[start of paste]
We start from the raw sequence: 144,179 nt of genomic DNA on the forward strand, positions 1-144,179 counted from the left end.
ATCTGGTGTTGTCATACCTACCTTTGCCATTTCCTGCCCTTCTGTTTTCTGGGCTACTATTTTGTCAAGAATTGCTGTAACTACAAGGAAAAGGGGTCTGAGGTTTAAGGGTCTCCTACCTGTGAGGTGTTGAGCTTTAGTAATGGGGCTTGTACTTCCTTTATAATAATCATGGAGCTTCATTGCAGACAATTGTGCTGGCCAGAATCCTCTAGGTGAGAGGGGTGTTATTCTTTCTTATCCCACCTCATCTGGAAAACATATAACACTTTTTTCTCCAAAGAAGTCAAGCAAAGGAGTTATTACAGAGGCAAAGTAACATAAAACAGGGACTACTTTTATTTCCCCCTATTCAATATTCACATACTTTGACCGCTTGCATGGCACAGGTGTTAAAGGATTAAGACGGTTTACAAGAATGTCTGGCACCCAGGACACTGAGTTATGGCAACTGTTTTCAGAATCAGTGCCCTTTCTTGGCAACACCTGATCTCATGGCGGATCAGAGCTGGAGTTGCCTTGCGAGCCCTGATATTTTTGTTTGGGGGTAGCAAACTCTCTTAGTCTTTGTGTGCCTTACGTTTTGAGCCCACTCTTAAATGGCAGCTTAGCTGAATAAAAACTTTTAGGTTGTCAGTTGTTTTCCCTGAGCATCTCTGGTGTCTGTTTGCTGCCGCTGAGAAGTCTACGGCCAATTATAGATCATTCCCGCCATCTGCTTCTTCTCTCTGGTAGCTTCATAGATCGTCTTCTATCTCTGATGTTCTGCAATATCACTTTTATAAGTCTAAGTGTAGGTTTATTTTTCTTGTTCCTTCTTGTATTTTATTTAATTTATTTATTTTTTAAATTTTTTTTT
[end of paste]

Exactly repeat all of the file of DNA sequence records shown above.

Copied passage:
We start from the raw sequence: 144,179 nt of genomic DNA on the forward strand, positions 1-144,179 counted from the left end.
ATCTGGTGTTGTCATACCTACCTTTGCCATTTCCTGCCCTTCTGTTTTCTGGGCTACTATTTTGTCAAGAATTGCTGTAACTACAAGGAAAAGGGGTCTGAGGTTTAAGGGTCTCCTACCTGTGAGGTGTTGAGCTTTAGTAATGGGGCTTGTACTTCCTTTATAATAATCATGGAGCTTCATTGCAGACAATTGTGCTGGCCAGAATCCTCTAGGTGAGAGGGGTGTTATTCTTTCTTATCCCACCTCATCTGGAAAACATATAACACTTTTTTCTCCAAAGAAGTCAAGCAAAGGAGTTATTACAGAGGCAAAGTAACATAAAACAGGGACTACTTTTATTTCCCCCTATTCAATATTCACATACTTTGACCGCTTGCATGGCACAGGTGTTAAAGGATTAAGACGGTTTACAAGAATGTCTGGCACCCAGGACACTGAGTTATGGCAACTGTTTTCAGAATCAGTGCCCTTTCTTGGCAACACCTGATCTCATGGCGGATCAGAGCTGGAGTTGCCTTGCGAGCCCTGATATTTTTGTTTGGGGGTAGCAAACTCTCTTAGTCTTTGTGTGCCTTACGTTTTGAGCCCACTCTTAAATGGCAGCTTAGCTGAATAAAAACTTTTAGGTTGTCAGTTGTTTTCCCTGAGCATCTCTGGTGTCTGTTTGCTGCCGCTGAGAAGTCTACGGCCAATTATAGATCATTCCCGCCATCTGCTTCTTCTCTCTGGTAGCTTCATAGATCGTCTTCTATCTCTGATGTTCTGCAATATCACTTTTATAAGTCTAAGTGTAGGTTTATTTTTCTTGTTCCTTCTTGTATTTTATTTAATTTATTTATTTTTTAAATTTTTTTTT